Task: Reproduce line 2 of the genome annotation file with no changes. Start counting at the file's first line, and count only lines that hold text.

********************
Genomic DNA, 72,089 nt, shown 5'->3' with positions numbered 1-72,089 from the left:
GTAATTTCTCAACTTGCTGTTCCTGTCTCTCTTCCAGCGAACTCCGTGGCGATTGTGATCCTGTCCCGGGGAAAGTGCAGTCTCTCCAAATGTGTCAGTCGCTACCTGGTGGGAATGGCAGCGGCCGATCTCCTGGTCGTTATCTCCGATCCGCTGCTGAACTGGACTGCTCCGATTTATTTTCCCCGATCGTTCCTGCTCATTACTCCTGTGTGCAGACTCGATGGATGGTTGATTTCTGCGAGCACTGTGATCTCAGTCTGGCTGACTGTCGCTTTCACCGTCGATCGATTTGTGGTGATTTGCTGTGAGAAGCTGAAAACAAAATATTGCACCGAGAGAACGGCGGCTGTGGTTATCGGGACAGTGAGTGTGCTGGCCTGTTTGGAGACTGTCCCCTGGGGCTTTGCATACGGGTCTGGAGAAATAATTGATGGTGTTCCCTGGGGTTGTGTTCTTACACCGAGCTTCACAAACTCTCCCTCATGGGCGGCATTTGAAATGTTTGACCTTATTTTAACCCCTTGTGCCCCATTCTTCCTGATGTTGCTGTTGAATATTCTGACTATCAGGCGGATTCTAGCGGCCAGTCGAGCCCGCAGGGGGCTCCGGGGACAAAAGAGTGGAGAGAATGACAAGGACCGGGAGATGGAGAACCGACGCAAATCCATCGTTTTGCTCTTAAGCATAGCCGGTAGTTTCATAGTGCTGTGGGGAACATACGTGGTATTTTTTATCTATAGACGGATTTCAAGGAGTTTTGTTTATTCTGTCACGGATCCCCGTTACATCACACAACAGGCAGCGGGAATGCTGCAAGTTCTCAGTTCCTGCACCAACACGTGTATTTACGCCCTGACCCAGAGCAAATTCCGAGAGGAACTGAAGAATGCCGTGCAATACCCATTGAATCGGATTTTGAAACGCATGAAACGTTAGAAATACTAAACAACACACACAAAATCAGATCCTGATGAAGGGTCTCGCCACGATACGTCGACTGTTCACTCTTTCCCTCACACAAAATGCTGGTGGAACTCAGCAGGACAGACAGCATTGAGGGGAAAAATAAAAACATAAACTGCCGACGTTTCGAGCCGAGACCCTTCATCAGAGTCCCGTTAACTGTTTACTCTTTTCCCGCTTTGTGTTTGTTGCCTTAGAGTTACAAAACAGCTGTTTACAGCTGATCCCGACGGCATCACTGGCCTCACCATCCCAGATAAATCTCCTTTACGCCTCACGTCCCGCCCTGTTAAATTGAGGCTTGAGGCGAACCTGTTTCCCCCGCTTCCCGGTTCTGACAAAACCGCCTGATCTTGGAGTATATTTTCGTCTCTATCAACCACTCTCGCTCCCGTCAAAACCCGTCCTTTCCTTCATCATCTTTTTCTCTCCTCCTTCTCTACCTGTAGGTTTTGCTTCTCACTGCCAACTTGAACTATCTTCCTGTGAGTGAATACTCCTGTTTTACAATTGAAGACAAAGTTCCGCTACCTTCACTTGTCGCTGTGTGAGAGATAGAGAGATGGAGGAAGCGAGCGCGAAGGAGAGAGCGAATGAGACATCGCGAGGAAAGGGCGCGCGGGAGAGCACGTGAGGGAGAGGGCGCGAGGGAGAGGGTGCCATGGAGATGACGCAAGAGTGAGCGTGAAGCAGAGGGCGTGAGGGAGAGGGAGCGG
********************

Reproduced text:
GTAATTTCTCAACTTGCTGTTCCTGTCTCTCTTCCAGCGAACTCCGTGGCGATTGTGATCCTGTCCCGGGGAAAGTGCAGTCTCTCCAAATGTGTCAGTCGCTACCTGGTGGGAATGGCAGCGGCCGATCTCCTGGTCGTTATCTCCGATCCGCTGCTGAACTGGACTGCTCCGATTTATTTTCCCCGATCGTTCCTGCTCATTACTCCTGTGTGCAGACTCGATGGATGGTTGATTTCTGCGAGCACTGTGATCTCAGTCTGGCTGACTGTCGCTTTCACCGTCGATCGATTTGTGGTGATTTGCTGTGAGAAGCTGAAAACAAAATATTGCACCGAGAGAACGGCGGCTGTGGTTATCGGGACAGTGAGTGTGCTGGCCTGTTTGGAGACTGTCCCCTGGGGCTTTGCATACGGGTCTGGAGAAATAATTGATGGTGTTCCCTGGGGTTGTGTTCTTACACCGAGCTTCACAAACTCTCCCTCATGGGCGGCATTTGAAATGTTTGACCTTATTTTAACCCCTTGTGCCCCATTCTTCCTGATGTTGCTGTTGAATATTCTGACTATCAGGCGGATTCTAGCGGCCAGTCGAGCCCGCAGGGGGCTCCGGGGACAAAAGAGTGGAGAGAATGACAAGGACCGGGAGATGGAGAACCGACGCAAATCCATCGTTTTGCTCTTAAGCATAGCCGGTAGTTTCATAGTGCTGTGGGGAACATACGTGGTATTTTTTATCTATAGACGGATTTCAAGGAGTTTTGTTTATTCTGTCACGGATCCCCGTTACATCACACAACAGGCAGCGGGAATGCTGCAAGTTCTCAGTTCCTGCACCAACACGTGTATTTACGCCCTGACCCAGAGCAAATTCCGAGAGGAACTGAAGAATGCCGTGCAATACCCATTGAATCGGATTTTGAAACGCATGAAACGTTAGAAATACTAAACAACACACACAAAATCAGATCCTGATGAAGGGTCTCGCCACGATACGTCGACTGTTCACTCTTTCCCTCACACAAAATGCTGGTGGAACTCAGCAGGACAGACAGCATTGAGGGGAAAAATAAAAACATAAACTGCCGACGTTTCGAGCCGAGACCCTTCATCAGAGTCCCGTTAACTGTTTACTCTTTTCCCGCTTTGTGTTTGTTGCCTTAGAGTTACAAAACAGCTGTTTACAGCTGATCCCGACGGCATCACTGGCCTCACCATCCCAGATAAATCTCCTTTACGCCTCACGTCCCGCCCTGTTAAATTGAGGCTTGAGGCGAACCTGTTTCCCCCGCTTCCCGGTTCTGACAAAACCGCCTGATCTTGGAGTATATTTTCGTCTCTATCAACCACTCTCGCTCCCGTCAAAACCCGTCCTTTCCTTCATCATCTTTTTCTCTCCTCCTTCTCTACCTGTAGGTTTTGCTTCTCACTGCCAACTTGAACTATCTTCCTGTGAGTGAATACTCCTGTTTTACAATTGAAGACAAAGTTCCGCTACCTTCACTTGTCGCTGTGTGAGAGATAGAGAGATGGAGGAAGCGAGCGCGAAGGAGAGAGCGAATGAGACATCGCGAGGAAAGGGCGCGCGGGAGAGCACGTGAGGGAGAGGGCGCGAGGGAGAGGGTGCCATGGAGATGACGCAAGAGTGAGCGTGAAGCAGAGGGCGTGAGGGAGAGGGAGCGG